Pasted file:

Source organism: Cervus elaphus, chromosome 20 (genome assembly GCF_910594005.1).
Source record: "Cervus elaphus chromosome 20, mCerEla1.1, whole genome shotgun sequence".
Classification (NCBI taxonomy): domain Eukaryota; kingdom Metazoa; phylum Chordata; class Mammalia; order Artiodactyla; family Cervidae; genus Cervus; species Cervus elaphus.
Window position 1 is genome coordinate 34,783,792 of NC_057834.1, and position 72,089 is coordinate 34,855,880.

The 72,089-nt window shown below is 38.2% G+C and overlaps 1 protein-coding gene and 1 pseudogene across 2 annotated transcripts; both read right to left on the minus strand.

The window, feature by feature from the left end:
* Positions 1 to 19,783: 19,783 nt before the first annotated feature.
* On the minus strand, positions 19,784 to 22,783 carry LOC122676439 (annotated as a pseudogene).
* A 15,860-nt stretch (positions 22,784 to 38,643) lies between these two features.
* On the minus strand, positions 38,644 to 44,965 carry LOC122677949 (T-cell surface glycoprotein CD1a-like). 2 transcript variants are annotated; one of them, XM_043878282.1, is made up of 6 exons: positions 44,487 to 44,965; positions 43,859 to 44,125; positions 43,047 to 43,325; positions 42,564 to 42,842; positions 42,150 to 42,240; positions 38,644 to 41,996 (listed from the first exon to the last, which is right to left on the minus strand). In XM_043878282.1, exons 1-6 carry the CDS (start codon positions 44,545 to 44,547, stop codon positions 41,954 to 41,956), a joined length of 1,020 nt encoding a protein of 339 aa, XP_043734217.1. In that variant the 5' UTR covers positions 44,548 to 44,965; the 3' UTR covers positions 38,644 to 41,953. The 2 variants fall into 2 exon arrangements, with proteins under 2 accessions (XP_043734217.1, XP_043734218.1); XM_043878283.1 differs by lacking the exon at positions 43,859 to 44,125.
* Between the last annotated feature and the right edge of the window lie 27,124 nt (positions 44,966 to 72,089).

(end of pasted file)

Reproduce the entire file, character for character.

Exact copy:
Source organism: Cervus elaphus, chromosome 20 (genome assembly GCF_910594005.1).
Source record: "Cervus elaphus chromosome 20, mCerEla1.1, whole genome shotgun sequence".
Classification (NCBI taxonomy): domain Eukaryota; kingdom Metazoa; phylum Chordata; class Mammalia; order Artiodactyla; family Cervidae; genus Cervus; species Cervus elaphus.
Window position 1 is genome coordinate 34,783,792 of NC_057834.1, and position 72,089 is coordinate 34,855,880.

The 72,089-nt window shown below is 38.2% G+C and overlaps 1 protein-coding gene and 1 pseudogene across 2 annotated transcripts; both read right to left on the minus strand.

The window, feature by feature from the left end:
* Positions 1 to 19,783: 19,783 nt before the first annotated feature.
* On the minus strand, positions 19,784 to 22,783 carry LOC122676439 (annotated as a pseudogene).
* A 15,860-nt stretch (positions 22,784 to 38,643) lies between these two features.
* On the minus strand, positions 38,644 to 44,965 carry LOC122677949 (T-cell surface glycoprotein CD1a-like). 2 transcript variants are annotated; one of them, XM_043878282.1, is made up of 6 exons: positions 44,487 to 44,965; positions 43,859 to 44,125; positions 43,047 to 43,325; positions 42,564 to 42,842; positions 42,150 to 42,240; positions 38,644 to 41,996 (listed from the first exon to the last, which is right to left on the minus strand). In XM_043878282.1, exons 1-6 carry the CDS (start codon positions 44,545 to 44,547, stop codon positions 41,954 to 41,956), a joined length of 1,020 nt encoding a protein of 339 aa, XP_043734217.1. In that variant the 5' UTR covers positions 44,548 to 44,965; the 3' UTR covers positions 38,644 to 41,953. The 2 variants fall into 2 exon arrangements, with proteins under 2 accessions (XP_043734217.1, XP_043734218.1); XM_043878283.1 differs by lacking the exon at positions 43,859 to 44,125.
* Between the last annotated feature and the right edge of the window lie 27,124 nt (positions 44,966 to 72,089).